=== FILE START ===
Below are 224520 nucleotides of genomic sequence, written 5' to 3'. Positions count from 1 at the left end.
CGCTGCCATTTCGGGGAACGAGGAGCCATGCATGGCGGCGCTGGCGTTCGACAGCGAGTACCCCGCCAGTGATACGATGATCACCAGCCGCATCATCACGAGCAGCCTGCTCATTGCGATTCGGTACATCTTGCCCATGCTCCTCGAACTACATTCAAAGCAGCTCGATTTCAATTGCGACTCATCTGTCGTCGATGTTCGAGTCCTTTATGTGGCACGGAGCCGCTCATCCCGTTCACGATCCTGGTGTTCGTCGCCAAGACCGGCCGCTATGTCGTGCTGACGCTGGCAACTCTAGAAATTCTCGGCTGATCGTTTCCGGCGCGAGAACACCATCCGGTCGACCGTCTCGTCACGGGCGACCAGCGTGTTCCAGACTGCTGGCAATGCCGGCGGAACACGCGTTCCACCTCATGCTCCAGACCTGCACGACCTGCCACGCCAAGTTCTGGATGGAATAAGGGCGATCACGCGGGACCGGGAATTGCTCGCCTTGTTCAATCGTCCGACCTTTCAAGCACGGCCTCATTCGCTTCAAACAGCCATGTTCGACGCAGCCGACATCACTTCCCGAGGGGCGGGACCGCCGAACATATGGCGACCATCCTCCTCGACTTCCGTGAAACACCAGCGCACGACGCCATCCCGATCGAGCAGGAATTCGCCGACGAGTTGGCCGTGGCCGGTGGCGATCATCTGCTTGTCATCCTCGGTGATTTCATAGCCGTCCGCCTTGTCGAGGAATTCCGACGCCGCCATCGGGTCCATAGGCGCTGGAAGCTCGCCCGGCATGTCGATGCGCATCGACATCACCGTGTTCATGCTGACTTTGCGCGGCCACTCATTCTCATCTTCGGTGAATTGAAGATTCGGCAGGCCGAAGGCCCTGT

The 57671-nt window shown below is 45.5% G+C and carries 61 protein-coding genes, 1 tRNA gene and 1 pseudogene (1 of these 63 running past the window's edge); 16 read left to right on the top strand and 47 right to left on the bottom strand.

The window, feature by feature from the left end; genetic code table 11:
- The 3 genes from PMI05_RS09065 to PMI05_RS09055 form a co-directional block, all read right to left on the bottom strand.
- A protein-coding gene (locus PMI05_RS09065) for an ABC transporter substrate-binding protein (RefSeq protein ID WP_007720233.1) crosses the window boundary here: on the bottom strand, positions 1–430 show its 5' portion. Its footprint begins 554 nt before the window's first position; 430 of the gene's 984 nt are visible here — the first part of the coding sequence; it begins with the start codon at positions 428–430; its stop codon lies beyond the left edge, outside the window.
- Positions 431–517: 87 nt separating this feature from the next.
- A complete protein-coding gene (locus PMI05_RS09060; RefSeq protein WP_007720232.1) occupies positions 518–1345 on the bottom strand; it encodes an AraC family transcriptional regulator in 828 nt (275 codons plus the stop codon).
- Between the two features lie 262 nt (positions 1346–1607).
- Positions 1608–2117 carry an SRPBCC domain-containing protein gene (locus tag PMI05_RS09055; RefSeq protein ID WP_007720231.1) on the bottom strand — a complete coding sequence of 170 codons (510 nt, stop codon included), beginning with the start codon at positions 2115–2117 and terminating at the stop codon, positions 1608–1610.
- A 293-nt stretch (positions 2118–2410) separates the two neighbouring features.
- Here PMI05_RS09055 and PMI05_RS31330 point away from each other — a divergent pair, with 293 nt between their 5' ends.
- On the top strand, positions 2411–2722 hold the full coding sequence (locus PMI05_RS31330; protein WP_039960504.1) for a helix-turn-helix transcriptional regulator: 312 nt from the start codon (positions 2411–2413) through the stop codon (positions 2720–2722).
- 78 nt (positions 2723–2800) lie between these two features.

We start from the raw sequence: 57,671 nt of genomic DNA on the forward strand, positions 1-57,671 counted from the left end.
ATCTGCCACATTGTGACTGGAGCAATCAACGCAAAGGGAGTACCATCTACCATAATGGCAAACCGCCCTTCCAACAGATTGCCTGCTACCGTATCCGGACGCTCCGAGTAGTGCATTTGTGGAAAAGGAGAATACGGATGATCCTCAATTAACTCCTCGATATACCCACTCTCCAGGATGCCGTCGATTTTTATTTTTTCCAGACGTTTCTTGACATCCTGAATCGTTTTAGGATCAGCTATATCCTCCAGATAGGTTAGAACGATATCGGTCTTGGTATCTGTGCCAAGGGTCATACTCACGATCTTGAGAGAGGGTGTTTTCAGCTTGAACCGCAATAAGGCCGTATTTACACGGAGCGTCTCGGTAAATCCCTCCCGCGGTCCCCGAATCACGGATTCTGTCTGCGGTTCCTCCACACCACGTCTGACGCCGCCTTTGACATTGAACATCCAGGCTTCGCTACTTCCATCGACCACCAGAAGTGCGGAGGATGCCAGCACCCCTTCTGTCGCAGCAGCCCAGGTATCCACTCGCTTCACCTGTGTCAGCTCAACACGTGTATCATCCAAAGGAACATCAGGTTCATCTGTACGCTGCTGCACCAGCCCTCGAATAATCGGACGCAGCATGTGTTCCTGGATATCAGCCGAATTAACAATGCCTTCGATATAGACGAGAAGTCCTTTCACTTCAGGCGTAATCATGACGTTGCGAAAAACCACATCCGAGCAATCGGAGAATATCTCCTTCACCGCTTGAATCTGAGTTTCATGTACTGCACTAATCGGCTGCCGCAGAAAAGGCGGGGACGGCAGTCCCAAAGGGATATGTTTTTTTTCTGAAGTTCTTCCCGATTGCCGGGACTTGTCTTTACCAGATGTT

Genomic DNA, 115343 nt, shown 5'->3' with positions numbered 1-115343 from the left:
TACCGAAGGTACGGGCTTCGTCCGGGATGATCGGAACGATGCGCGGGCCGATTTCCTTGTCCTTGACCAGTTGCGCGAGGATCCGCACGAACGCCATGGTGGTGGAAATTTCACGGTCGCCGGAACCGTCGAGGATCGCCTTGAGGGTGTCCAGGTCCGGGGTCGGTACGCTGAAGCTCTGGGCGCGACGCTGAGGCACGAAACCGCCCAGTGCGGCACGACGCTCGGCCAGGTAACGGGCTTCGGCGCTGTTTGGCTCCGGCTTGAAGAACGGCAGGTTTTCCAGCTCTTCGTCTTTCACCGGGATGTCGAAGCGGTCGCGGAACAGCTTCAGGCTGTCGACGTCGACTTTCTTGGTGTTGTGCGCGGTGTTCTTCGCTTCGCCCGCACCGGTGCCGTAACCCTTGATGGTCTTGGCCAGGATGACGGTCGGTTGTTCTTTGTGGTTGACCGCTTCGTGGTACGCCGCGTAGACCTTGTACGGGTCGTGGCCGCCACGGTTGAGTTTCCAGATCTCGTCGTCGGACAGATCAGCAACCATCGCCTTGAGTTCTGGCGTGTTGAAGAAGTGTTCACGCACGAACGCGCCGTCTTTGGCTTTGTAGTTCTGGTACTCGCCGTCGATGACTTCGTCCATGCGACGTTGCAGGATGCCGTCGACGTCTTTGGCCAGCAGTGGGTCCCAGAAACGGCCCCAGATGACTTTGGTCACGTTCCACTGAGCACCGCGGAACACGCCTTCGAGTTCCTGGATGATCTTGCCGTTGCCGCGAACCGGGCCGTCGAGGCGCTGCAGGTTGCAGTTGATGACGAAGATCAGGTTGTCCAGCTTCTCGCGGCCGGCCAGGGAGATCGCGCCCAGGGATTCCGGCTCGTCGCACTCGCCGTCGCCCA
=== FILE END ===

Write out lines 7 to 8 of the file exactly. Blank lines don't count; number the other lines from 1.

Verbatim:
- Positions 431–517: 87 nt separating this feature from the next.
- A complete protein-coding gene (locus PMI05_RS09060; RefSeq protein WP_007720232.1) occupies positions 518–1345 on the bottom strand; it encodes an AraC family transcriptional regulator in 828 nt (275 codons plus the stop codon).